The Equal Employment Opportunity Commission (EEOC) enforcement guidance states that an employer discriminates against a person on the basis of disability where an employer refuses to hire a person because it assumes (correctly or incorrectly), that, because of a disability, the employee poses some increased risk of occupational injury. Therefore, the employee is going to increase Workers’ Compensation costs.
This was the issue for Baker Hughes Oilfield Operations. Their applicant, and then employee, Garrison was denied employment following his required post-offer medical exam that all new employees were required to undergo. Garrison filled out his medical history form and passed his medical exam without limitations. The company then obtained Garrison’s Workers’ Compensation records from his previous employer. His employment history was full of previous injuries to various joints of the body including his back, shoulder, knee and feet. Garrison failed to address any of these injuries in his medical history. Baker Hughes Company immediately rescinded his job offer. Garrison questioned the company as to why his job offer was rescinded. He was informed that the assembly line job “would put you in a position to likely be injured again and we don’t do that” Baker Hughes violated the Americans with Disabilities Act (ADA) by denying employment “on the basis of a disability or perceived disability” and used “unsubstantiated speculation about future risks from a perceived disability.” Employers may not make this assumption.
The employer can refuse to hire the person only if it can show that his/her employment in the position possess a ‘direct threat’. This means that an employer may not ‘err on the side of caution’ simply because of a potential health or safety risk. Rather, the employer must demonstrate that the risk rises to the level of a direct threat. A direct threat is defined as a significant risk of substantial harm to the health or safety of the individual or others that cannot be eliminated or reduced by reasonable accommodation. This determination is based upon an individualized assessment of, for example, an applicant’s present ability to safely perform the essential functions of the job.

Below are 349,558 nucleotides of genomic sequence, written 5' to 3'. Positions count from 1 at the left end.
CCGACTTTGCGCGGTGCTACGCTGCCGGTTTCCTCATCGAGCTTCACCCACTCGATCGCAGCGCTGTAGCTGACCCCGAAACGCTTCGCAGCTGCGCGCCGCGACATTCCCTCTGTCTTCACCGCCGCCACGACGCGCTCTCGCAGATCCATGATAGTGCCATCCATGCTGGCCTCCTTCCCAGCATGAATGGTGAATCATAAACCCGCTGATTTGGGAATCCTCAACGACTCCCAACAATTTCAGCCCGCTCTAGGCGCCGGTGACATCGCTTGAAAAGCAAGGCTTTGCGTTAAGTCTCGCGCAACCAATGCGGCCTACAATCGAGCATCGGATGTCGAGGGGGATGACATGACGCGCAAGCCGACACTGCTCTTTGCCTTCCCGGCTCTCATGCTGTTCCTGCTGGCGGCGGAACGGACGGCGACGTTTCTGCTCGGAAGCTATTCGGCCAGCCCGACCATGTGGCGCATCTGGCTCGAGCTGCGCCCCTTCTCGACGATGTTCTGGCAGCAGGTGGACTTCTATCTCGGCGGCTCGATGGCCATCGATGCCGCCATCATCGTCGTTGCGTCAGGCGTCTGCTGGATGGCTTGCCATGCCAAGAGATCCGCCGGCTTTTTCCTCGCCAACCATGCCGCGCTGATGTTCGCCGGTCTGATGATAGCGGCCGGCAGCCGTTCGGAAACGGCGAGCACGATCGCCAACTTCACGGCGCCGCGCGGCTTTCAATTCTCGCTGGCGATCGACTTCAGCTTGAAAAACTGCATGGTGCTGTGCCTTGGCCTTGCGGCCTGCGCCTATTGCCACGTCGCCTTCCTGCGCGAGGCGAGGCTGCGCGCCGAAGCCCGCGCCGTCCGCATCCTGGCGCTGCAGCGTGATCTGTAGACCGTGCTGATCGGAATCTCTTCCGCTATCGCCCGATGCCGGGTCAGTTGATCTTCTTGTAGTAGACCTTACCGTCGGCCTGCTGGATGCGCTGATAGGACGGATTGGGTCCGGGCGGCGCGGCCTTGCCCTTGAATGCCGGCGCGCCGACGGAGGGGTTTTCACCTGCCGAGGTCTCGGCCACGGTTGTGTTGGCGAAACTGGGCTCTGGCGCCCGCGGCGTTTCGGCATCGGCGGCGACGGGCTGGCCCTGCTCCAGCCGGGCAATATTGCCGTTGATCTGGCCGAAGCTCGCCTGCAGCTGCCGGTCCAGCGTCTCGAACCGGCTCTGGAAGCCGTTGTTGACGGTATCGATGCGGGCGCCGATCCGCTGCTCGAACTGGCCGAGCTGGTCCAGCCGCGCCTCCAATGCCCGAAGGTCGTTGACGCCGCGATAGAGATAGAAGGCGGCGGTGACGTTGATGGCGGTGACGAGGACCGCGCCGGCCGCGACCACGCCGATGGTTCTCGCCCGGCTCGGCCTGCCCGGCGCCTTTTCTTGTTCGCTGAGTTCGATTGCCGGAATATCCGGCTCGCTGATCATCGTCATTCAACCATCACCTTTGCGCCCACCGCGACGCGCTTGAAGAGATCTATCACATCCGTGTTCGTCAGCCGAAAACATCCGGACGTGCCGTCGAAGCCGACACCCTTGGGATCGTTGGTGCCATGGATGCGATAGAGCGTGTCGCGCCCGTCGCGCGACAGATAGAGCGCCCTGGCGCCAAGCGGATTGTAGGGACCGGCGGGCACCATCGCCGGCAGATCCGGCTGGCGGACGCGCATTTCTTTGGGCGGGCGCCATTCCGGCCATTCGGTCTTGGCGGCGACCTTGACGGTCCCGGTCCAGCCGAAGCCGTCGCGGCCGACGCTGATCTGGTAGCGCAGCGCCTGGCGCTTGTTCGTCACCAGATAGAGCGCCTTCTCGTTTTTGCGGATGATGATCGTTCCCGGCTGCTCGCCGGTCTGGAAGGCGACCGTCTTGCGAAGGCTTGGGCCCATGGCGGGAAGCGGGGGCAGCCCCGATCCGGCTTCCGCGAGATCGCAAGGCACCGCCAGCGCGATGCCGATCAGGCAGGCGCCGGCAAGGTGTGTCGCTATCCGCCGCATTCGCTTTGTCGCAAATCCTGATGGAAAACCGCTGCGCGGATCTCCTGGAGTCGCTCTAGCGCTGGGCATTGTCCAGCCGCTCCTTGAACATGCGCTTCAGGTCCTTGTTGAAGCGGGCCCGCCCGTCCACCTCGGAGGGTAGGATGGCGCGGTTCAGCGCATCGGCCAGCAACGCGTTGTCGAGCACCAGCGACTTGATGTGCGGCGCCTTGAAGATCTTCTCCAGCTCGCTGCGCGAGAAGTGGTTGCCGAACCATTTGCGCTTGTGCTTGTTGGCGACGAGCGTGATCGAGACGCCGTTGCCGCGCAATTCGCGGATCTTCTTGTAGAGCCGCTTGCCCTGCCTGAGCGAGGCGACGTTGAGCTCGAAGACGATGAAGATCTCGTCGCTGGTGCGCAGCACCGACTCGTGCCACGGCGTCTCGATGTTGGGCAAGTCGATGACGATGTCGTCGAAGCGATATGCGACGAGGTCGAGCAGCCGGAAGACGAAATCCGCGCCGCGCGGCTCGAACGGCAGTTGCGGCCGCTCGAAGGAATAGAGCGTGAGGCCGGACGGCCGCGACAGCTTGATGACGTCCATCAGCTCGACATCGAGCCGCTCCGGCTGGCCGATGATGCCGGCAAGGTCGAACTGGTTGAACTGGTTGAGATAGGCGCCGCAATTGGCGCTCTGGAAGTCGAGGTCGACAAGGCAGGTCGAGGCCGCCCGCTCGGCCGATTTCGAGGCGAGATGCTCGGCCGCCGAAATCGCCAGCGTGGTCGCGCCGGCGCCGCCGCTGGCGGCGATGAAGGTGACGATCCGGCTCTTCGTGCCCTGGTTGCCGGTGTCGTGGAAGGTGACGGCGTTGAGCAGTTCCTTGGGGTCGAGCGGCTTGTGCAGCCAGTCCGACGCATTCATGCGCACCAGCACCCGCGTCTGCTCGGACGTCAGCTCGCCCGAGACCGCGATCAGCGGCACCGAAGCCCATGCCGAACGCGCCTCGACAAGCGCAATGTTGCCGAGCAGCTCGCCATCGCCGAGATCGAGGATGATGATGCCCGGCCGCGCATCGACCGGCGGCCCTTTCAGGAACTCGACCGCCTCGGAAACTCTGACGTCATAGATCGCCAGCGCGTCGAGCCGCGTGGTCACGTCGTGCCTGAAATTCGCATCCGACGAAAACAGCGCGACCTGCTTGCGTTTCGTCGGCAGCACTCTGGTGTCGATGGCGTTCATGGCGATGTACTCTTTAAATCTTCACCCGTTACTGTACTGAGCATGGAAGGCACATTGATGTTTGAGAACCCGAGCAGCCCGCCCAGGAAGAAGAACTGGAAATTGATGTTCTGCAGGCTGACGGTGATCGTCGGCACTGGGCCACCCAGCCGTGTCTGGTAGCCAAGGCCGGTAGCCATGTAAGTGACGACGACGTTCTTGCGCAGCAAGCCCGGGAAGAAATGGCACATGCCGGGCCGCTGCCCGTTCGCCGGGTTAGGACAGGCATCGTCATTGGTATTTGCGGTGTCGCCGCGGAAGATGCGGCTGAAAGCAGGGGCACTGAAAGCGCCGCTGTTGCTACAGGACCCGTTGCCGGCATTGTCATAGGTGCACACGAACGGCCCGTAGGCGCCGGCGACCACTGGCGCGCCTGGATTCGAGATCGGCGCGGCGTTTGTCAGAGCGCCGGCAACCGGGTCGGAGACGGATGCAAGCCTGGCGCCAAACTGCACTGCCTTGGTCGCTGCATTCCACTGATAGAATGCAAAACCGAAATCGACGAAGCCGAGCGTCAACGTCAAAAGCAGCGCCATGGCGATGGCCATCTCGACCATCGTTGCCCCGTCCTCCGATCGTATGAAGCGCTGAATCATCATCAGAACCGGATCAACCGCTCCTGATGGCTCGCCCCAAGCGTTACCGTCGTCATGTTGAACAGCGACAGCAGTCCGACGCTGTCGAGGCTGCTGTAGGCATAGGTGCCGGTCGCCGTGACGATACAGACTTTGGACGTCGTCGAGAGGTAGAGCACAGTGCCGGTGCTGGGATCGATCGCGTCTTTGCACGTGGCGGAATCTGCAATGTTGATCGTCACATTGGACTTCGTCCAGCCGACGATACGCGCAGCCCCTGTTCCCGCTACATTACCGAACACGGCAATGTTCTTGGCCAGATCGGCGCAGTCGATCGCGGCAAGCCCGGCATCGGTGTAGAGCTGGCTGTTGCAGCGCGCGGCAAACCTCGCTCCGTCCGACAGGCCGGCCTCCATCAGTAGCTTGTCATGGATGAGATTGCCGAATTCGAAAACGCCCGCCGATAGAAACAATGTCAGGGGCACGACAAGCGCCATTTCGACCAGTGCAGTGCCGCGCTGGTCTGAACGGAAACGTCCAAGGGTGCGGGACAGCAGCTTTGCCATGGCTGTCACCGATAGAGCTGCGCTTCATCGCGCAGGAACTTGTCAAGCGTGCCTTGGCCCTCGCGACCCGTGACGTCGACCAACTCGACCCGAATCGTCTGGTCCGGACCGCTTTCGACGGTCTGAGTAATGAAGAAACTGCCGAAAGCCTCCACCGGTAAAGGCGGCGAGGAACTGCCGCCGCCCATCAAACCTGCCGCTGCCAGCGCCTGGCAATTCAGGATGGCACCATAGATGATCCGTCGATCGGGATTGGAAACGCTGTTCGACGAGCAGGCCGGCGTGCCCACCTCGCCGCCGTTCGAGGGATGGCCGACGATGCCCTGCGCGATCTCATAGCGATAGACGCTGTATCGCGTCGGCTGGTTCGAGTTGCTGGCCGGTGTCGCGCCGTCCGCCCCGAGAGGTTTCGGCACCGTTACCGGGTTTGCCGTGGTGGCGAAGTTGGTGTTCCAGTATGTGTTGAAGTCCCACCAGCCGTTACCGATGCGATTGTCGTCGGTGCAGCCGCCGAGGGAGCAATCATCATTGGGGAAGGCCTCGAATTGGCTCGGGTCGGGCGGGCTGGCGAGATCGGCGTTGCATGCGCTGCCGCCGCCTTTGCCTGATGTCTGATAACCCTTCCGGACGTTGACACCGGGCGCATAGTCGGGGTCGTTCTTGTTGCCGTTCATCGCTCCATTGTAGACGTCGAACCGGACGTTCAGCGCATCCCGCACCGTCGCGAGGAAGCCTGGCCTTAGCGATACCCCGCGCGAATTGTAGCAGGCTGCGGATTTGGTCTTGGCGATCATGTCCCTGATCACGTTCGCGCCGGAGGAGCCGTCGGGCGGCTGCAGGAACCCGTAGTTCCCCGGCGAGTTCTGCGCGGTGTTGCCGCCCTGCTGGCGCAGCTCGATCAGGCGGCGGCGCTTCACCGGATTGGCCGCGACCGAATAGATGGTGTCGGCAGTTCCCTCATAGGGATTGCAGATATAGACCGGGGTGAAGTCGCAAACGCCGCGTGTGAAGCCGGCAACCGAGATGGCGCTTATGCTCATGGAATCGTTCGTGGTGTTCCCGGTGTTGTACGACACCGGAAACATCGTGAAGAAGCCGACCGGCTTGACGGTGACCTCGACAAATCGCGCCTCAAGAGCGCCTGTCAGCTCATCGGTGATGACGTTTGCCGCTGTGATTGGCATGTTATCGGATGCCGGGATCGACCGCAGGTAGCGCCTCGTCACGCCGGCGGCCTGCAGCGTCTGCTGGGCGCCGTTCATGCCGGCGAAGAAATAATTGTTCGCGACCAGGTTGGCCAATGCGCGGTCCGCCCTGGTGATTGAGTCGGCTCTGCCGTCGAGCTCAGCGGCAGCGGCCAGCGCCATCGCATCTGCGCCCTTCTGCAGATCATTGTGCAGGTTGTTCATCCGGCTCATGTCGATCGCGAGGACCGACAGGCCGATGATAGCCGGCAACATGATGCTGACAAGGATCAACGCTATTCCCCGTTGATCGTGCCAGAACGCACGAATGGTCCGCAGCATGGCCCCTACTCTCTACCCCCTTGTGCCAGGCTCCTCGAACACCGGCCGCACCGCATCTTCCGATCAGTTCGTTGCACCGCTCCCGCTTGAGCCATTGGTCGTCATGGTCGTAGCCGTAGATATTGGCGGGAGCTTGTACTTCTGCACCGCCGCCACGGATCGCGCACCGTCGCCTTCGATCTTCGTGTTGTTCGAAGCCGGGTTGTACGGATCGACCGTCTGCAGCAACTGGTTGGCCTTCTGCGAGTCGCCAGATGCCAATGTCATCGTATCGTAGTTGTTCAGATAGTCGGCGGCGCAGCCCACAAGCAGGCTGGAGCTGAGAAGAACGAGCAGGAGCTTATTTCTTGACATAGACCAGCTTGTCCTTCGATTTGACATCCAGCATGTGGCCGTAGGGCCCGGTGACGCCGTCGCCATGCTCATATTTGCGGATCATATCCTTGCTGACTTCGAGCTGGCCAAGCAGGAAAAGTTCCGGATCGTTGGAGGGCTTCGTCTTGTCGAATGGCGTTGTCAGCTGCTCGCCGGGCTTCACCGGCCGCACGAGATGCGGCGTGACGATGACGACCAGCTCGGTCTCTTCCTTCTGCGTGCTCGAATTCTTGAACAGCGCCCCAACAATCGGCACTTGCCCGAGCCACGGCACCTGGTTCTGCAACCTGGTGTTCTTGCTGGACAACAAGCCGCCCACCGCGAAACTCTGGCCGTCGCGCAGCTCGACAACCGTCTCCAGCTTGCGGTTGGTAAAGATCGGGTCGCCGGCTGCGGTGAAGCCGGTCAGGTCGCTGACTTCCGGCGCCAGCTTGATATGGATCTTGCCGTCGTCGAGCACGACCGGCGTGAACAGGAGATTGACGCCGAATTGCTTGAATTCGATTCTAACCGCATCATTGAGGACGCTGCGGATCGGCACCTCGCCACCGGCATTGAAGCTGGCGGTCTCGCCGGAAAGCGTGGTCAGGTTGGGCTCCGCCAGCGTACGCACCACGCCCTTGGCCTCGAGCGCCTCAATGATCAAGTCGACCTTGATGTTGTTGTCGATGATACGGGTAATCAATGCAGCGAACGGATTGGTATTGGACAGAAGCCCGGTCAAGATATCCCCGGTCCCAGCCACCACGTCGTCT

Such an assessment could be an objective pre-employment strength test. Employers may avoid this risk by clearly establishing the physical demands of a job through a complete job task analysis performed by a Network Safety Consultant who will then match these physical demands to the physical capabilities of the applicant. This matching is best accomplished by objective, reliable and predictive pre-employment strength testing. The scientific matching removes the subjectivity and speculation and treats applicants fairly in compliance with the ADA.
Source: Cost Reduction Technologies, Inc. (CRT)
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